Bitcoin and the UTXO Model

The Original Blockchain

In our journey towards interpreting blockchains as distributed computers, it makes sense to examine to examine Bitcoin, the first blockchain. Although Bitcoin's capabilities are limited, its simplicity allows us to understand the VM that powers Bitcoin in its entirety.

History of Bitcoin

2008 is a landmark year if we talk about significant impact across a wide variety of aspects of the world. Be it the Global Financial Crisis, the Presidential Election which resulted in the first African American, Barack Obama, elected as the President of the United States, or the Large Hadron Collider which was successfully launched to study the fundamental properties of matter.

What people came to recognize in subsequent years was another landmark event from 2008 which set the course for not only an alternative currency, but also revolutionized the the world by giving birth to Blockchain Technology. This is about the 8-pages that shook the world of Finance, to start with. Here’s a link to the Bitcoin Whitepaper hosted by the USSC:

This whitepaper led to the emergence of Bitcoin as a decentralized digital currency and a distributed ledger technology – Blockchain. Bitcoin is a decentralized digital currency that operates on a peer-to-peer network, eliminating the need for intermediaries such as banks or financial institutions. This definition itself implies an overhaul of the finance system as we’ve known since decades. We have always known to trust a central, regulatory agency such as a bank or the Central Bank of a country.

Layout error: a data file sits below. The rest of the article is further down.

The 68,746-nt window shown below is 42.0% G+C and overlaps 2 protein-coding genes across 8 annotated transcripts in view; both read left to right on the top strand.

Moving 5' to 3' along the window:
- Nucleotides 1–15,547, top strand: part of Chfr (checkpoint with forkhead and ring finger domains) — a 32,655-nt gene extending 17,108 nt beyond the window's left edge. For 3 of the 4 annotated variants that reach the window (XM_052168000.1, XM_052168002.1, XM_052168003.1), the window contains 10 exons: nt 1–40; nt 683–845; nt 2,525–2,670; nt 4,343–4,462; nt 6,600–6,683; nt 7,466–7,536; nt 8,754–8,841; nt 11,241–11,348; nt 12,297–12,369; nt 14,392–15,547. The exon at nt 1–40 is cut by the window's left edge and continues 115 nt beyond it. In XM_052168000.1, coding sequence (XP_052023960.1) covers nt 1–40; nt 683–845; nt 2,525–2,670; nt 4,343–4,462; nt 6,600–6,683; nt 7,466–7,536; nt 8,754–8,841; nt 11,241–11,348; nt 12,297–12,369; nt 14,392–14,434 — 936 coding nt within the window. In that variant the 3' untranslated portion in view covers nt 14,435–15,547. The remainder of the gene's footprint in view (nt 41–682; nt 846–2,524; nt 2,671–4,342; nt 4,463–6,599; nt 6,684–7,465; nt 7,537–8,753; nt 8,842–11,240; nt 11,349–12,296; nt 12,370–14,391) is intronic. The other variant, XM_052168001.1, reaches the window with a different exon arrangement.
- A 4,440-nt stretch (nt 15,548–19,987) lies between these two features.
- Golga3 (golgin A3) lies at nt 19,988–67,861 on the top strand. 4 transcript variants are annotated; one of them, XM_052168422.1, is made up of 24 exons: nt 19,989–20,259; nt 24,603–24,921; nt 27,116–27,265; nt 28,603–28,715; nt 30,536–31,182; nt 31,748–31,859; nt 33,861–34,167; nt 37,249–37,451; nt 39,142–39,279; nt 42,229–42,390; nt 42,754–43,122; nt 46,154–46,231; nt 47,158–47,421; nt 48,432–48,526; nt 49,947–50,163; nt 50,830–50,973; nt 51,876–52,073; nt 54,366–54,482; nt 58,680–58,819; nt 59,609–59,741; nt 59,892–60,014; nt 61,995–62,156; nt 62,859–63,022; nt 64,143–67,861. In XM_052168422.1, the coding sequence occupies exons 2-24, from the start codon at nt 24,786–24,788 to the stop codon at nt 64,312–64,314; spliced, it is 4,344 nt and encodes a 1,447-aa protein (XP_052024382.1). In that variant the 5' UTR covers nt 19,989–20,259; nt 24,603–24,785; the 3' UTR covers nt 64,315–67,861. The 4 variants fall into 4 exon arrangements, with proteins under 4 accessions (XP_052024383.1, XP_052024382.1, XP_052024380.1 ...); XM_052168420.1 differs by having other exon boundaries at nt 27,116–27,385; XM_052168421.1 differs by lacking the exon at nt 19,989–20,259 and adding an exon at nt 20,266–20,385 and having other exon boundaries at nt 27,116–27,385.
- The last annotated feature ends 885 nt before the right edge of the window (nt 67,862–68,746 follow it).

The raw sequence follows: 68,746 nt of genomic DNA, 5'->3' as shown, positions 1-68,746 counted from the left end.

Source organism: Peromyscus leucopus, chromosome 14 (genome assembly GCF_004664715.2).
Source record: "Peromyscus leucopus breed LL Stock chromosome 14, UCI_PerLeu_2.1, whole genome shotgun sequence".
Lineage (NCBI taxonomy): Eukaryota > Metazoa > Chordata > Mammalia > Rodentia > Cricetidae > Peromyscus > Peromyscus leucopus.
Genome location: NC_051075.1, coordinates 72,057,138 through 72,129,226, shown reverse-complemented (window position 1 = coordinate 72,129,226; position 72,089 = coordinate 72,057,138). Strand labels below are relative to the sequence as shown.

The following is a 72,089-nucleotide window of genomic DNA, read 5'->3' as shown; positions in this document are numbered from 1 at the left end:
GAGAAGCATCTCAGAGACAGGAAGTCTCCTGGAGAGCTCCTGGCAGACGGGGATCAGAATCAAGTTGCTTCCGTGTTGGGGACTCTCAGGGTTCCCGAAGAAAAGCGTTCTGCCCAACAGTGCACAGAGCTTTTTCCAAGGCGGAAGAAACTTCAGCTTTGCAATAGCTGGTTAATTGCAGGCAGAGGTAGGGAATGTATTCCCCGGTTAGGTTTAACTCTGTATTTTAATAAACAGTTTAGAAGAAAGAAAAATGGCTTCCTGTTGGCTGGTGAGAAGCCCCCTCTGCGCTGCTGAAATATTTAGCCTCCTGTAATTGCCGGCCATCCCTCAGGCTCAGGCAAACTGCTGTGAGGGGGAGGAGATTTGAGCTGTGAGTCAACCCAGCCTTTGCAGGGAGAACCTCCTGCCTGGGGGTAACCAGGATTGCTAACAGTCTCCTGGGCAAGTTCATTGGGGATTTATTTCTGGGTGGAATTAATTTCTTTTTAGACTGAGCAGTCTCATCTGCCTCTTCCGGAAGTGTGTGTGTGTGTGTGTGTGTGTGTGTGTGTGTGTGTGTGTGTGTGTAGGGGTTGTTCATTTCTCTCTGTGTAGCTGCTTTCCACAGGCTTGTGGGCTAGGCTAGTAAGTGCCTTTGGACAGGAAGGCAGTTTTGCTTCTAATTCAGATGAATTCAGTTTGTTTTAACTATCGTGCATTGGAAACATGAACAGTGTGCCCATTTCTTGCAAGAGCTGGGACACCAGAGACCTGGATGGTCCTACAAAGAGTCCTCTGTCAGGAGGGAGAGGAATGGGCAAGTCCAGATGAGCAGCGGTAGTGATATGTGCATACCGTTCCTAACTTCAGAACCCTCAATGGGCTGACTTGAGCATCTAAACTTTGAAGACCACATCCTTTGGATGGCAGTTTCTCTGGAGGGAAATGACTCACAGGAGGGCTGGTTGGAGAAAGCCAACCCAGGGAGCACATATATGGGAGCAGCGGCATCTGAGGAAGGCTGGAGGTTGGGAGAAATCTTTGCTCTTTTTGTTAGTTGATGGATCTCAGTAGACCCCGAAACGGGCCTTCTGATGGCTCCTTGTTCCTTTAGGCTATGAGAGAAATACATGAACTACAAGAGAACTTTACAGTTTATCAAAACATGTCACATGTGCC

It is not like digital currencies were not in existence before the 2008 Bitcoin whitepaper launch. However, they suffered from a typical central issue – the problem of double- spending, which implies that a single digital token in a digital cash protocol can be spent more than once.

Bitcoin was able to solve this problem by defining the fundamental principles and mechanisms of a networking and architectural brilliance which later came to be known as Blockchain Technology – a decentralized ledger that records all transactions in the format of a chain of blocks, where each new block is linked to the previous block by means of a cryptographic hash, forming a chronological chain.

Few of the most important characteristics of blockchain got defined by this very design of the technology. It ensures that every piece of data (transactions) is immutable, transparent, and verifiable by anyone who’s a participant of the blockchain network. This tamper-proof nature of the technology is what made blockchain significantly different from vanilla databases.

So, how was the problem of double-spending solved by blockchain, specifically Bitcoin? The concept at the core of this is Mining. As a matter of fact, Bitcoin as a digital currency was created largely as an incentive to network participants who would work towards validating the transactions and keeping the network secure. This process of validation is called mining. For this to happen, the miners (nodes involved in the process of mining) harness substantial computational power to tackle complex mathematical puzzles, eventually facilitating the process of validating transactions and subsequently adding new blocks to the blockchain. As a reward for their contributions, miners receive newly minted bitcoins. This ingenious incentivization system serves as a driving force, motivating participants to contribute their computational capabilities, thus reinforcing the robustness and incorruptibility of the blockchain's security and integrity.